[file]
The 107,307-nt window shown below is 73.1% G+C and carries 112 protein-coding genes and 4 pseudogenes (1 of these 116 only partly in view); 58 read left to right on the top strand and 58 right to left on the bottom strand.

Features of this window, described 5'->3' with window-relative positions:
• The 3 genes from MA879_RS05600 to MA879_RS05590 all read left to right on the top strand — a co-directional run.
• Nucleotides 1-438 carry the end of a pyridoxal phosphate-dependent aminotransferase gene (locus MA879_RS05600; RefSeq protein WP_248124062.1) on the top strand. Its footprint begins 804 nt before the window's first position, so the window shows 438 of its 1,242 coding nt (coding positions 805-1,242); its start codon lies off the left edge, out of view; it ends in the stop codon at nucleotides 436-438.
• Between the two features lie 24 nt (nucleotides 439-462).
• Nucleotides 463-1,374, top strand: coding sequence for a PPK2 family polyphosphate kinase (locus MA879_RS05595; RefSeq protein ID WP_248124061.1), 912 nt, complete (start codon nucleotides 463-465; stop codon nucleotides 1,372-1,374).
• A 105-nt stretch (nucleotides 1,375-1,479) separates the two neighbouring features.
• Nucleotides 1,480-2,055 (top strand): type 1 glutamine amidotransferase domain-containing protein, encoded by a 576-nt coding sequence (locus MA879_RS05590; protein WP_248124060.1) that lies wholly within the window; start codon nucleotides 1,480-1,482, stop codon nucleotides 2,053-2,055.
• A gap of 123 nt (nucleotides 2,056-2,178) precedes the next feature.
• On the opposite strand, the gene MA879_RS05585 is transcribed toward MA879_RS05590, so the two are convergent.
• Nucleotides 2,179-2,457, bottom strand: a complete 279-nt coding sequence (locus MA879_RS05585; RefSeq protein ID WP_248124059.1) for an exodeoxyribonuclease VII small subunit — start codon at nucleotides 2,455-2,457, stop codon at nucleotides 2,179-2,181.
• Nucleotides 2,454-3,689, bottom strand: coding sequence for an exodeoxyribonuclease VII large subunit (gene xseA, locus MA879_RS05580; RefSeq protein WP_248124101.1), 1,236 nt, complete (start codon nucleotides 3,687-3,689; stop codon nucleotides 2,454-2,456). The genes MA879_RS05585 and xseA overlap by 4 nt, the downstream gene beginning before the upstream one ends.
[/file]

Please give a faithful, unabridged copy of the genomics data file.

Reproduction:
The 107,307-nt window shown below is 73.1% G+C and carries 112 protein-coding genes and 4 pseudogenes (1 of these 116 only partly in view); 58 read left to right on the top strand and 58 right to left on the bottom strand.

Features of this window, described 5'->3' with window-relative positions:
• The 3 genes from MA879_RS05600 to MA879_RS05590 all read left to right on the top strand — a co-directional run.
• Nucleotides 1-438 carry the end of a pyridoxal phosphate-dependent aminotransferase gene (locus MA879_RS05600; RefSeq protein WP_248124062.1) on the top strand. Its footprint begins 804 nt before the window's first position, so the window shows 438 of its 1,242 coding nt (coding positions 805-1,242); its start codon lies off the left edge, out of view; it ends in the stop codon at nucleotides 436-438.
• Between the two features lie 24 nt (nucleotides 439-462).
• Nucleotides 463-1,374, top strand: coding sequence for a PPK2 family polyphosphate kinase (locus MA879_RS05595; RefSeq protein ID WP_248124061.1), 912 nt, complete (start codon nucleotides 463-465; stop codon nucleotides 1,372-1,374).
• A 105-nt stretch (nucleotides 1,375-1,479) separates the two neighbouring features.
• Nucleotides 1,480-2,055 (top strand): type 1 glutamine amidotransferase domain-containing protein, encoded by a 576-nt coding sequence (locus MA879_RS05590; protein WP_248124060.1) that lies wholly within the window; start codon nucleotides 1,480-1,482, stop codon nucleotides 2,053-2,055.
• A gap of 123 nt (nucleotides 2,056-2,178) precedes the next feature.
• On the opposite strand, the gene MA879_RS05585 is transcribed toward MA879_RS05590, so the two are convergent.
• Nucleotides 2,179-2,457, bottom strand: a complete 279-nt coding sequence (locus MA879_RS05585; RefSeq protein ID WP_248124059.1) for an exodeoxyribonuclease VII small subunit — start codon at nucleotides 2,455-2,457, stop codon at nucleotides 2,179-2,181.
• Nucleotides 2,454-3,689, bottom strand: coding sequence for an exodeoxyribonuclease VII large subunit (gene xseA, locus MA879_RS05580; RefSeq protein WP_248124101.1), 1,236 nt, complete (start codon nucleotides 3,687-3,689; stop codon nucleotides 2,454-2,456). The genes MA879_RS05585 and xseA overlap by 4 nt, the downstream gene beginning before the upstream one ends.